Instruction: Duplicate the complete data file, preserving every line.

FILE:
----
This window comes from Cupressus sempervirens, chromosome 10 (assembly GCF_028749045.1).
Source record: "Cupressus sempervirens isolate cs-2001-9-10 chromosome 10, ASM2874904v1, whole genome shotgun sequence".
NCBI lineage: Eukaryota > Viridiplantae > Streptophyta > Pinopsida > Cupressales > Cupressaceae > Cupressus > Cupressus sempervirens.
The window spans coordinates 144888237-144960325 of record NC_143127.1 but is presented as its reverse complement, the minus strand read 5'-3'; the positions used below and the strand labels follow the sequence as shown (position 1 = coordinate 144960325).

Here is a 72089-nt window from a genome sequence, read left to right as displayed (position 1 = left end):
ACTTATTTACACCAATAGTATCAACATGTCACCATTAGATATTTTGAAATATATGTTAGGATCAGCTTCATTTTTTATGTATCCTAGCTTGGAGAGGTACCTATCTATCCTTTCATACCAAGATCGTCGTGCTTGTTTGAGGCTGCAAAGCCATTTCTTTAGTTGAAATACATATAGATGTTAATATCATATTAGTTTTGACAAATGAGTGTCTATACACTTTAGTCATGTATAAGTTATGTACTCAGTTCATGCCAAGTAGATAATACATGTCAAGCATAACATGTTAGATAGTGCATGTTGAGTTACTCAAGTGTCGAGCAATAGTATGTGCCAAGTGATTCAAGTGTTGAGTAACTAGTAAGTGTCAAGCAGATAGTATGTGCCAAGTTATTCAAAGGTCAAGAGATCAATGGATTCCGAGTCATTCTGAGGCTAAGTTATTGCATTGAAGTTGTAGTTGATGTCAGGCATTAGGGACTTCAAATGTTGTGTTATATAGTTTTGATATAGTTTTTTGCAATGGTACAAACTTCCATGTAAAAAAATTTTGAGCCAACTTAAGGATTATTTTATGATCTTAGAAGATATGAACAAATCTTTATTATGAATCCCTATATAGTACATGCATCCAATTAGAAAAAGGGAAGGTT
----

This window comes from Cupressus sempervirens, chromosome 10 (assembly GCF_028749045.1).
Source record: "Cupressus sempervirens isolate cs-2001-9-10 chromosome 10, ASM2874904v1, whole genome shotgun sequence".
NCBI lineage: Eukaryota > Viridiplantae > Streptophyta > Pinopsida > Cupressales > Cupressaceae > Cupressus > Cupressus sempervirens.
The window spans coordinates 144888237-144960325 of record NC_143127.1 but is presented as its reverse complement, the minus strand read 5'-3'; the positions used below and the strand labels follow the sequence as shown (position 1 = coordinate 144960325).

Here is a 72089-nt window from a genome sequence, read left to right as displayed (position 1 = left end):
ACTTATTTACACCAATAGTATCAACATGTCACCATTAGATATTTTGAAATATATGTTAGGATCAGCTTCATTTTTTATGTATCCTAGCTTGGAGAGGTACCTATCTATCCTTTCATACCAAGATCGTCGTGCTTGTTTGAGGCTGCAAAGCCATTTCTTTAGTTGAAATACATATAGATGTTAATATCATATTAGTTTTGACAAATGAGTGTCTATACACTTTAGTCATGTATAAGTTATGTACTCAGTTCATGCCAAGTAGATAATACATGTCAAGCATAACATGTTAGATAGTGCATGTTGAGTTACTCAAGTGTCGAGCAATAGTATGTGCCAAGTGATTCAAGTGTTGAGTAACTAGTAAGTGTCAAGCAGATAGTATGTGCCAAGTTATTCAAAGGTCAAGAGATCAATGGATTCCGAGTCATTCTGAGGCTAAGTTATTGCATTGAAGTTGTAGTTGATGTCAGGCATTAGGGACTTCAAATGTTGTGTTATATAGTTTTGATATAGTTTTTTGCAATGGTACAAACTTCCATGTAAAAAAATTTTGAGCCAACTTAAGGATTATTTTATGATCTTAGAAGATATGAACAAATCTTTATTATGAATCCCTATATAGTACATGCATCCAATTAGAAAAAGGGAAGGTT